The bending load then relates to the overhang from where the rod end comes out of the A arm to the centre of the rod end.





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Sports Car Builders WA

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Grimsdale

posted on 12/7/11 at 07:39 AM Reply With Quote
how is that different to the transit top ball joints used on many cars? Just that the transit ones are larger diameter?
I have managed to slightly bend a set of ball joints, but that was only on hitting a toyota!

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MikeRJ

posted on 12/7/11 at 08:38 AM Reply With Quote
It's no different to the transit drag link ends - they are also being "abused" in the same way on locosts and westfields etc. though they do have pretty hefty shanks and failures seem to be very rare.
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bi22le

posted on 12/7/11 at 09:51 AM Reply With Quote
If your car had this already and you was worried i would set up the rose joints then sleeve with a piece of suitable thick wall tube. we use this method at work often and makes it really as strong as a piece of solid bar, weighs about the same too!!

Solves the problem though if there is one!!ably sized





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onenastyviper

posted on 12/7/11 at 12:19 PM Reply With Quote
I suppose it is an issue of perspective in design optimisation: do you settle for rod-ends in bending or do you go that extra step, refine the design and end up with a more elegant solution?

This is all fascinating.

quote:
Originally posted by bi22le
If your car had this already and you was worried i would set up the rose joints then sleeve with a piece of suitable thick wall tube. we use this method at work often and makes it really as strong as a piece of solid bar, weighs about the same too!!

Solves the problem though if there is one!!ably sized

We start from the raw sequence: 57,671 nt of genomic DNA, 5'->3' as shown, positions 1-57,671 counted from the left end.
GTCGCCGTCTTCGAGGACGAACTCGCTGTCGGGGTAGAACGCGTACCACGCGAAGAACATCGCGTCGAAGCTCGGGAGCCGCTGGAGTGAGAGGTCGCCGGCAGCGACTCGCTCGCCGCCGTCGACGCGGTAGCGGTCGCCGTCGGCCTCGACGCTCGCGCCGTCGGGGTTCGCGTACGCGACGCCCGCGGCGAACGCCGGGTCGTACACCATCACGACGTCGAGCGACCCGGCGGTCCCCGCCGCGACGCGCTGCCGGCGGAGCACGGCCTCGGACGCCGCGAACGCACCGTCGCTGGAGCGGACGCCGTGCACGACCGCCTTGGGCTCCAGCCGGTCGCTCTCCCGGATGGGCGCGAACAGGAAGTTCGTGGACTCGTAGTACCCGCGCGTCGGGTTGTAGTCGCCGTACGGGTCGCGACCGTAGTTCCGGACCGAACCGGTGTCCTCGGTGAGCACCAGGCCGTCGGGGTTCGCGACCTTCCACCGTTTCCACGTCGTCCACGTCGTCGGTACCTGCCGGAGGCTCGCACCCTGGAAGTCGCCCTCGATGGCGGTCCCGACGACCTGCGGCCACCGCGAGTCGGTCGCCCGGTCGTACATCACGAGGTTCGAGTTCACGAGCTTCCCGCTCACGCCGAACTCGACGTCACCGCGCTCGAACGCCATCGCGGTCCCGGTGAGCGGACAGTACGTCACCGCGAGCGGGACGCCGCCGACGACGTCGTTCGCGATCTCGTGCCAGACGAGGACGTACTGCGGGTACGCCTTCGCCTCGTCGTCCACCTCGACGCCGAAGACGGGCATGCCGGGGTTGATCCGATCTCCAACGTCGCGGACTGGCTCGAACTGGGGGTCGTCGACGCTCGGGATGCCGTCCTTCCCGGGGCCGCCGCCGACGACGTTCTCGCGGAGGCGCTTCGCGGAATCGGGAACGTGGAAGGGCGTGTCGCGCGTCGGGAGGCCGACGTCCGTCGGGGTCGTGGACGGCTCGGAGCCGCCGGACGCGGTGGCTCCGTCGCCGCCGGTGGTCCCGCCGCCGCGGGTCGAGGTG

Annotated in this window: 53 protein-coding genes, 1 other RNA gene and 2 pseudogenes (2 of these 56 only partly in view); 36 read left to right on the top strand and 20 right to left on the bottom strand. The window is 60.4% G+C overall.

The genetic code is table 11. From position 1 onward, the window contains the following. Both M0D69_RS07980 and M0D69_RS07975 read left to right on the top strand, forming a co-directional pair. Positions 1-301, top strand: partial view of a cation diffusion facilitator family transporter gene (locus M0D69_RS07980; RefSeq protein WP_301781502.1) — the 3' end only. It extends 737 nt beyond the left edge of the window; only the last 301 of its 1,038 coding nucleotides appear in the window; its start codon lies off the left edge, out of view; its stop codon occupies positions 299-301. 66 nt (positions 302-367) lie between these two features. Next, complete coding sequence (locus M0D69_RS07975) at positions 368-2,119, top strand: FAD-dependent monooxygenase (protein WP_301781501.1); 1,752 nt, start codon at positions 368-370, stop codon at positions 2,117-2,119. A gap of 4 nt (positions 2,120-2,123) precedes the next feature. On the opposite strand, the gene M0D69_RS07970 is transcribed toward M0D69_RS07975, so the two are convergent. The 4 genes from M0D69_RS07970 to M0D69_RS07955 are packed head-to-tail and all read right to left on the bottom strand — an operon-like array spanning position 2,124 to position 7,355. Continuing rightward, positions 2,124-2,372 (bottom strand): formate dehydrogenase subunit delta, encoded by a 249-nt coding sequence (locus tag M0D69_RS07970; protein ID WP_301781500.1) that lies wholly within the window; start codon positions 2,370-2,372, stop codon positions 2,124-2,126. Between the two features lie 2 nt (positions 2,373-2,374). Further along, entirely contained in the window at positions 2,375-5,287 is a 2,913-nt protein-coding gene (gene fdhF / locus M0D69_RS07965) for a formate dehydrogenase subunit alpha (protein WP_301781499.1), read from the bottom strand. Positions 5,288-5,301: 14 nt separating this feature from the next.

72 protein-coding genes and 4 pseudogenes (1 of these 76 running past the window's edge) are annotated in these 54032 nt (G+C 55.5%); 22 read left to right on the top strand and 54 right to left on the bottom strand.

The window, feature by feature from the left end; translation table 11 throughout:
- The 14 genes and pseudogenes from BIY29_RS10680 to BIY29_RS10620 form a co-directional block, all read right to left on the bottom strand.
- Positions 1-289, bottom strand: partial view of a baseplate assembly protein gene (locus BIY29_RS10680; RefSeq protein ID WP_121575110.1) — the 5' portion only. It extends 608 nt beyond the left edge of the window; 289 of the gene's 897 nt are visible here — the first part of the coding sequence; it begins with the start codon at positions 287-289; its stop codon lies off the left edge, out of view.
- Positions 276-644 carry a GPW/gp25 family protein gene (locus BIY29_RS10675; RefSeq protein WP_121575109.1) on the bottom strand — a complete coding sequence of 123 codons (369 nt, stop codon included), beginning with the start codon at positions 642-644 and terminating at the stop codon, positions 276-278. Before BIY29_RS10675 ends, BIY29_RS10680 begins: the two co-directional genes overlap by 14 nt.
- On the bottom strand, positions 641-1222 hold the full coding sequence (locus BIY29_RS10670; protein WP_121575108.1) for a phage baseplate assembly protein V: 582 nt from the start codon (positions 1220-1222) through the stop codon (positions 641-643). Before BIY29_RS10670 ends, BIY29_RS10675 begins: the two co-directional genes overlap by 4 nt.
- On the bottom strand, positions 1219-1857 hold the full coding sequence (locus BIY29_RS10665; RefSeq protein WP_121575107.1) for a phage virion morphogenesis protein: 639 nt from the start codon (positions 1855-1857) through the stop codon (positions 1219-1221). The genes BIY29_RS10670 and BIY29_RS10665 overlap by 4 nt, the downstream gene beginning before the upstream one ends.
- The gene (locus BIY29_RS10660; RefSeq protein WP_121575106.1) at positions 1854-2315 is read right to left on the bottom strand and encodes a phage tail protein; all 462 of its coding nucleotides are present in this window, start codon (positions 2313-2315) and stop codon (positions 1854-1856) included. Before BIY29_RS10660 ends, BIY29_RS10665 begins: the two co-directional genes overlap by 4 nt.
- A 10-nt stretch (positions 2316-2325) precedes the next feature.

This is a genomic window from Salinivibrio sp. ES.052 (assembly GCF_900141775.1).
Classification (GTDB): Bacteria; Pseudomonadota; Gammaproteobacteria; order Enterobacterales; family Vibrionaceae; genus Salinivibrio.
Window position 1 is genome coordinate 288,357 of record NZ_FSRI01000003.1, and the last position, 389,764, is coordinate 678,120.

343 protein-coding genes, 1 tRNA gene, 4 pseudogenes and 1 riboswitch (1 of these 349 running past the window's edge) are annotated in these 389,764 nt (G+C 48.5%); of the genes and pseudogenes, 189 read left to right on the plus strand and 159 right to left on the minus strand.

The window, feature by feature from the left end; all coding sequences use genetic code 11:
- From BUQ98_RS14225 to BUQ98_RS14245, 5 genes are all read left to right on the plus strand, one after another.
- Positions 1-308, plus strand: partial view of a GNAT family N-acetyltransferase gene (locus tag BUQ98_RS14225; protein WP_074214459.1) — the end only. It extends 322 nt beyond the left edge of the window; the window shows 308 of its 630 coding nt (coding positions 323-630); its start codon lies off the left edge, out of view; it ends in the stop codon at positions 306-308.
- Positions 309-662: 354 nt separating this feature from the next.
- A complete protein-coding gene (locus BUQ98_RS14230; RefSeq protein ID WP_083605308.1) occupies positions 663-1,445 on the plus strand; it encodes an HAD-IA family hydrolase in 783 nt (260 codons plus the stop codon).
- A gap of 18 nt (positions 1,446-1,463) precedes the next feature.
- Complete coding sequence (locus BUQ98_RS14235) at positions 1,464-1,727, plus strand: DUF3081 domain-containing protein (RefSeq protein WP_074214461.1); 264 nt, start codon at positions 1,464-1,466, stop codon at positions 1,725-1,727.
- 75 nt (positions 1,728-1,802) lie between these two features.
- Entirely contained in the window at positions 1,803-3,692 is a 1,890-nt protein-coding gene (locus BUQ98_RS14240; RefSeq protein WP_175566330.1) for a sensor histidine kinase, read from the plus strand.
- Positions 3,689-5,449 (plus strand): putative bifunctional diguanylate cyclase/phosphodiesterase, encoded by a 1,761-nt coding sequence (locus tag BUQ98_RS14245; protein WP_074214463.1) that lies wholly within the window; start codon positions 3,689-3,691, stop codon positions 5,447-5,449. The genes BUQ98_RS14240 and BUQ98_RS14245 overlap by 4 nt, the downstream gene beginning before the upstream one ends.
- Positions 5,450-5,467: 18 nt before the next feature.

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mookaloid

posted on 12/7/11 at 12:51 PM Reply With Quote
quote:
Originally posted by Rod Ends
Ariel Atom V8 wishbones & upright

Description
Description



In my opinion in this picture the bottom ball joint is not suitable for this application There are much greater bending forces than on the top and the steering joints because the suspension (spring) mounting is bearing on it. This would create a potential fatigue fracture where the threads on the rod shank create a natural starting point for a crack to form.





"That thing you're thinking - it wont be that."


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Doug68

posted on 12/7/11 at 02:24 PM Reply With Quote

In my opinion in this picture the bottom ball joint is not suitable for this application


Ah but can you prove it? Opinions don't make parts fail.

I agree with you BTW I would not have done it either, but it's only really "wrong" if it fails isn't? Maybe it could be "better" but that's a subjective argument as well.

The issue probably lies somewhere down the road when an owner substitutes a low spec part to save a few $ replacing a knackered bearing then lo an behold the wheel falls off.





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Sports Car Builders WA

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Neville Jones

posted on 12/7/11 at 07:15 PM Reply With Quote

In my opinion in this picture the bottom ball joint is not suitable for this application


I think you'll find that the yanks aren't allowed/don't use the Ariel factory lower wishbones, specifically for the reason that they had failures.

Cheers,
Nev.

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ceebmoj

posted on 14/7/11 at 12:28 AM Reply With Quote
quote:
Originally posted by mookaloid
quote:
Originally posted by Rod Ends
Ariel Atom V8 wishbones & upright

Description
Description



In my opinion in this picture the bottom ball joint is not suitable for this application There are much greater bending forces than on the top and the steering joints because the suspension (spring) mounting is bearing on it. This would create a potential fatigue fracture where the threads on the rod shank create a natural starting point for a crack to form.


Has any one got any pictures of how it should be done?

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Theshed

posted on 14/7/11 at 05:55 AM Reply With Quote